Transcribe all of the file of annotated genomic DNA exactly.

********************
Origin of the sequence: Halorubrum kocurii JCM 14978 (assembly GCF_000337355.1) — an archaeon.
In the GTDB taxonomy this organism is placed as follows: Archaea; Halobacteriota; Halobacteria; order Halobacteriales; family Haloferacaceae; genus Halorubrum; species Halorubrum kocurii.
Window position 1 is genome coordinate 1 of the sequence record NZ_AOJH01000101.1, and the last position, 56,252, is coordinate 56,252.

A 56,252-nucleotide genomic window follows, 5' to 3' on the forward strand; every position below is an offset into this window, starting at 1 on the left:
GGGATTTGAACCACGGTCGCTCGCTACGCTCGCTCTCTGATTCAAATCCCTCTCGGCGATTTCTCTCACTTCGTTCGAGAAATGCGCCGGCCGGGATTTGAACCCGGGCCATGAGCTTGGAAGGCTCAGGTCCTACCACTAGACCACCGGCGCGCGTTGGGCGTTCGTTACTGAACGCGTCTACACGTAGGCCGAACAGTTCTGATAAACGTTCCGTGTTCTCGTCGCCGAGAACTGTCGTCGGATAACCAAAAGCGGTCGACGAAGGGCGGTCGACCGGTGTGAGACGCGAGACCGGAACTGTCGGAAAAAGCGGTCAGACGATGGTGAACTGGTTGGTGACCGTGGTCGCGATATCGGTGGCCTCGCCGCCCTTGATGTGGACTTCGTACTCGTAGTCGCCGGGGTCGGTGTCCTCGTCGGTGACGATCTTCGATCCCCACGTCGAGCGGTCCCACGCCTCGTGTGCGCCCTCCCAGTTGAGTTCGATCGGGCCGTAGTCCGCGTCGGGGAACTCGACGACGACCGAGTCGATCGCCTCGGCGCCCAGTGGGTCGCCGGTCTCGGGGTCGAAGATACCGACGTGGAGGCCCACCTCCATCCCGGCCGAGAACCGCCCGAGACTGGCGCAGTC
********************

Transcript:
Origin of the sequence: Halorubrum kocurii JCM 14978 (assembly GCF_000337355.1) — an archaeon.
In the GTDB taxonomy this organism is placed as follows: Archaea; Halobacteriota; Halobacteria; order Halobacteriales; family Haloferacaceae; genus Halorubrum; species Halorubrum kocurii.
Window position 1 is genome coordinate 1 of the sequence record NZ_AOJH01000101.1, and the last position, 56,252, is coordinate 56,252.

A 56,252-nucleotide genomic window follows, 5' to 3' on the forward strand; every position below is an offset into this window, starting at 1 on the left:
GGGATTTGAACCACGGTCGCTCGCTACGCTCGCTCTCTGATTCAAATCCCTCTCGGCGATTTCTCTCACTTCGTTCGAGAAATGCGCCGGCCGGGATTTGAACCCGGGCCATGAGCTTGGAAGGCTCAGGTCCTACCACTAGACCACCGGCGCGCGTTGGGCGTTCGTTACTGAACGCGTCTACACGTAGGCCGAACAGTTCTGATAAACGTTCCGTGTTCTCGTCGCCGAGAACTGTCGTCGGATAACCAAAAGCGGTCGACGAAGGGCGGTCGACCGGTGTGAGACGCGAGACCGGAACTGTCGGAAAAAGCGGTCAGACGATGGTGAACTGGTTGGTGACCGTGGTCGCGATATCGGTGGCCTCGCCGCCCTTGATGTGGACTTCGTACTCGTAGTCGCCGGGGTCGGTGTCCTCGTCGGTGACGATCTTCGATCCCCACGTCGAGCGGTCCCACGCCTCGTGTGCGCCCTCCCAGTTGAGTTCGATCGGGCCGTAGTCCGCGTCGGGGAACTCGACGACGACCGAGTCGATCGCCTCGGCGCCCAGTGGGTCGCCGGTCTCGGGGTCGAAGATACCGACGTGGAGGCCCACCTCCATCCCGGCCGAGAACCGCCCGAGACTGGCGCAGTC